When Leslie Mark Kendall, chief curator of the Petersen Automobile Museum, gets behind the wheel of the jet-black 1938 Delahaye with orange pinstripe details, a feeling of calm comes over him. He starts up the car, listens to its rumble, then turns to me and smiles. “There’s artistry in everything about this car,” he says. “Artistry in how it looks, artistry in the mechanism and artistry in driving it. These cars transcended transportation.”
We pull out behind a handful of incredible cars, with more than a hundred following us in the Pebble Beach Tour d’Elegance and Kendall explains to me that this is exactly how it is supposed to be.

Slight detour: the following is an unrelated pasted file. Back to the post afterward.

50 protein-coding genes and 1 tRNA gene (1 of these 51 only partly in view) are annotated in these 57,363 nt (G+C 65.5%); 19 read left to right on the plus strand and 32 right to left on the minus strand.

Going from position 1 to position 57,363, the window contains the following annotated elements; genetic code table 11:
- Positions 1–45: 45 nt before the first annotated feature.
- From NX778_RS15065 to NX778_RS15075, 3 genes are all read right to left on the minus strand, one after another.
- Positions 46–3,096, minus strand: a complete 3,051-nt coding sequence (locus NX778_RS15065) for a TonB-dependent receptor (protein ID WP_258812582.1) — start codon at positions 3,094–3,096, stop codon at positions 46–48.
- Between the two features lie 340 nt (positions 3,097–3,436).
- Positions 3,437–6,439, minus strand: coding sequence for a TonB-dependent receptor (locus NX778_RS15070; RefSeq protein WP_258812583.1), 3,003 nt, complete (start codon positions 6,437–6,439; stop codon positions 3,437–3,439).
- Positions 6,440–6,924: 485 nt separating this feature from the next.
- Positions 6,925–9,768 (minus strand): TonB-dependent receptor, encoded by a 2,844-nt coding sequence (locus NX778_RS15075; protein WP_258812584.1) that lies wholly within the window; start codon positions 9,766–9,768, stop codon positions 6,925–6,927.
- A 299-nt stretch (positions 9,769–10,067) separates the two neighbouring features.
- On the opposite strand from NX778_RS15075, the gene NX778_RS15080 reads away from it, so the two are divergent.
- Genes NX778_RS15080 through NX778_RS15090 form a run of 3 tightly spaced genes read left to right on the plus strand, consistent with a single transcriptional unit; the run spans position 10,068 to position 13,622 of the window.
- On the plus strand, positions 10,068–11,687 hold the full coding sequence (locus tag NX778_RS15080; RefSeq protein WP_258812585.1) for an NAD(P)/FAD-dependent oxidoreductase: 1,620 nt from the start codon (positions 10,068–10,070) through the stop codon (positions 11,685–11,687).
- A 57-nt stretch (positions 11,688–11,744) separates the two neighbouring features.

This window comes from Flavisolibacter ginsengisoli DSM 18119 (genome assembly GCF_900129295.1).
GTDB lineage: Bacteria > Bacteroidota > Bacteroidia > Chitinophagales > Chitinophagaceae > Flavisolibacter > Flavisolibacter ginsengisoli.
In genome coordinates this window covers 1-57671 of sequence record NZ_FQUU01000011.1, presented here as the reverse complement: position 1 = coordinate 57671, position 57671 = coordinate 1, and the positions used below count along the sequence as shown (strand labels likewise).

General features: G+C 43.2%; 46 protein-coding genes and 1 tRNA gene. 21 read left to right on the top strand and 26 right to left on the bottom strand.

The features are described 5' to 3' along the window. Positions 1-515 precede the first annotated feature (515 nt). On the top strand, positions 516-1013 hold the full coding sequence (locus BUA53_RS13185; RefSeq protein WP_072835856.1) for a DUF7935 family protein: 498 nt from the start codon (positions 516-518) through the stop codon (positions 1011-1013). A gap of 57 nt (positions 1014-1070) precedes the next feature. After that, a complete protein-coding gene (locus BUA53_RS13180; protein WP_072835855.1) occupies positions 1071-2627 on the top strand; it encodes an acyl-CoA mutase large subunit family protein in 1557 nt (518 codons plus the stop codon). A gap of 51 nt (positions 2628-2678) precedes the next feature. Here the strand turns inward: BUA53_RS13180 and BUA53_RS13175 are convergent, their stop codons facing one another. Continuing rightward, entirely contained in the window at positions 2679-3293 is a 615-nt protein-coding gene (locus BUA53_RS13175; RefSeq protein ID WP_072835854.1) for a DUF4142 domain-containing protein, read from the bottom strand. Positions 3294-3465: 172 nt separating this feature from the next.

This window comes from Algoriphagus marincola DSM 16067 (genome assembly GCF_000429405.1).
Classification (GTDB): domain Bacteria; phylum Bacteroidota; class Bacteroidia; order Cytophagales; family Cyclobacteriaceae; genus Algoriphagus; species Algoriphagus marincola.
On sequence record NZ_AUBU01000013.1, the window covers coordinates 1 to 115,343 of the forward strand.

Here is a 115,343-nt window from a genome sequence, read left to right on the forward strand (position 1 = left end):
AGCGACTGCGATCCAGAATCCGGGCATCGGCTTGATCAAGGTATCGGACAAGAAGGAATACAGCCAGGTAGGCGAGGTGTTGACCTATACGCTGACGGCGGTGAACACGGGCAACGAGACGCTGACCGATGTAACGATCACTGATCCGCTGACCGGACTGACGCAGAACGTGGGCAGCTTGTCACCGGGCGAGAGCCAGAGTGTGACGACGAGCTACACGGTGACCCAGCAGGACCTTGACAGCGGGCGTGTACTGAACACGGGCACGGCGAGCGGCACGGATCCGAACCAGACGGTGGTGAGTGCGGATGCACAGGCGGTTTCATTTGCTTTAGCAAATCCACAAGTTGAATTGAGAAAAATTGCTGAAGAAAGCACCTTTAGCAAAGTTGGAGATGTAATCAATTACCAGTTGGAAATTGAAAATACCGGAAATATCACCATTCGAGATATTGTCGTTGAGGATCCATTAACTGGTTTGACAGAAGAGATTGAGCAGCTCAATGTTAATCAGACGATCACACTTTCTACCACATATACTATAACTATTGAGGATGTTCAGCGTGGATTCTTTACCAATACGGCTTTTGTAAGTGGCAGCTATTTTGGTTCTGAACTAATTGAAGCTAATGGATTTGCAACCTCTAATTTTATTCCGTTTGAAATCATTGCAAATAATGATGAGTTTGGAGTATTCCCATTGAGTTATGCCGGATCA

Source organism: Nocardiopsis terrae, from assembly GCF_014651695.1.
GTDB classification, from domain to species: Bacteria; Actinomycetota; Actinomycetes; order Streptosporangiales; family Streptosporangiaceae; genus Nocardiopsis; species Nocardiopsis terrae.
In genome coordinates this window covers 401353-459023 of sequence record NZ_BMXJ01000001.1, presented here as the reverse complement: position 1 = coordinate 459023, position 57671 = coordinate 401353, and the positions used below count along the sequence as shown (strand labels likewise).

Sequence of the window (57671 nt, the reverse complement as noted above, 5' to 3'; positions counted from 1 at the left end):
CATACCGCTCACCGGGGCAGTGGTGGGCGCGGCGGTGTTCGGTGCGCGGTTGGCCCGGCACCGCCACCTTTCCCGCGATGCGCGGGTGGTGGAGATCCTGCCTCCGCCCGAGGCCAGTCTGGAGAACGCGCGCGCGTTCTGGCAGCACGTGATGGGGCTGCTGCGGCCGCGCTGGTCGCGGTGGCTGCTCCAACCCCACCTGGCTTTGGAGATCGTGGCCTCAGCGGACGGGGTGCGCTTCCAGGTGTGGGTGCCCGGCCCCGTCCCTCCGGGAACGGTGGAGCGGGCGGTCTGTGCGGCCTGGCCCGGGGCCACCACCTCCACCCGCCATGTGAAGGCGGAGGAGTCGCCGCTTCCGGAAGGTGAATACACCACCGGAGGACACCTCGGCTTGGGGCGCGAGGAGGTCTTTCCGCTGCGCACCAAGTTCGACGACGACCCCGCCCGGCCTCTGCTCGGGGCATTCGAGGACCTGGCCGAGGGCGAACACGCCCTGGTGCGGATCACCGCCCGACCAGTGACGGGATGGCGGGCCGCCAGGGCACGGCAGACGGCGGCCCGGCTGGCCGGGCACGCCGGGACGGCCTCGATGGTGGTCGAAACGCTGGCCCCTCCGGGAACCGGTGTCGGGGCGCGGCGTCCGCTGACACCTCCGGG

“Cars can only be fully understood and appreciated when they are driven, to see them do what they were meant to do,” he says. “It makes your heart sing when you see these cars. Even though they are worth millions of dollars, you can drive these cars every day—they have modern performance. Not driving them is missing the point.”